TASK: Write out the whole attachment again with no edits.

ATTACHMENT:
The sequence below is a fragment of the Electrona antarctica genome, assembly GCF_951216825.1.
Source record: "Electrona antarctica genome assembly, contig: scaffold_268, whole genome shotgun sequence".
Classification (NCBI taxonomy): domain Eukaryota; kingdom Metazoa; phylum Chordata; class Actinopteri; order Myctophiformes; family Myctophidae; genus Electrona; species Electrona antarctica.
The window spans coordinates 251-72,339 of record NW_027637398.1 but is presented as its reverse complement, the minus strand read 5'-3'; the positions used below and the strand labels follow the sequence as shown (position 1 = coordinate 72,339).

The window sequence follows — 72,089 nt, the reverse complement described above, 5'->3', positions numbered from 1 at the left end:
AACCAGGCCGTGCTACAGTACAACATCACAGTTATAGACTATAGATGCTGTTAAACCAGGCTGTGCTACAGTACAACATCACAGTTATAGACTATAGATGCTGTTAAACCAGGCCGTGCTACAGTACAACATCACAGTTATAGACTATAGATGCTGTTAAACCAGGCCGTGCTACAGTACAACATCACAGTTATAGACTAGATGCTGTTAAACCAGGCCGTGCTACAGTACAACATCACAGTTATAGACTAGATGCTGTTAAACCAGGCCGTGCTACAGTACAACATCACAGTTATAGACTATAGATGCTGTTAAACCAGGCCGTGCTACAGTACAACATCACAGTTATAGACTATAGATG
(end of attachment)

The sequence below is a fragment of the Electrona antarctica genome, assembly GCF_951216825.1.
Source record: "Electrona antarctica genome assembly, contig: scaffold_268, whole genome shotgun sequence".
Classification (NCBI taxonomy): domain Eukaryota; kingdom Metazoa; phylum Chordata; class Actinopteri; order Myctophiformes; family Myctophidae; genus Electrona; species Electrona antarctica.
The window spans coordinates 251-72,339 of record NW_027637398.1 but is presented as its reverse complement, the minus strand read 5'-3'; the positions used below and the strand labels follow the sequence as shown (position 1 = coordinate 72,339).

The window sequence follows — 72,089 nt, the reverse complement described above, 5'->3', positions numbered from 1 at the left end:
AACCAGGCCGTGCTACAGTACAACATCACAGTTATAGACTATAGATGCTGTTAAACCAGGCTGTGCTACAGTACAACATCACAGTTATAGACTATAGATGCTGTTAAACCAGGCCGTGCTACAGTACAACATCACAGTTATAGACTATAGATGCTGTTAAACCAGGCCGTGCTACAGTACAACATCACAGTTATAGACTAGATGCTGTTAAACCAGGCCGTGCTACAGTACAACATCACAGTTATAGACTAGATGCTGTTAAACCAGGCCGTGCTACAGTACAACATCACAGTTATAGACTATAGATGCTGTTAAACCAGGCCGTGCTACAGTACAACATCACAGTTATAGACTATAGATG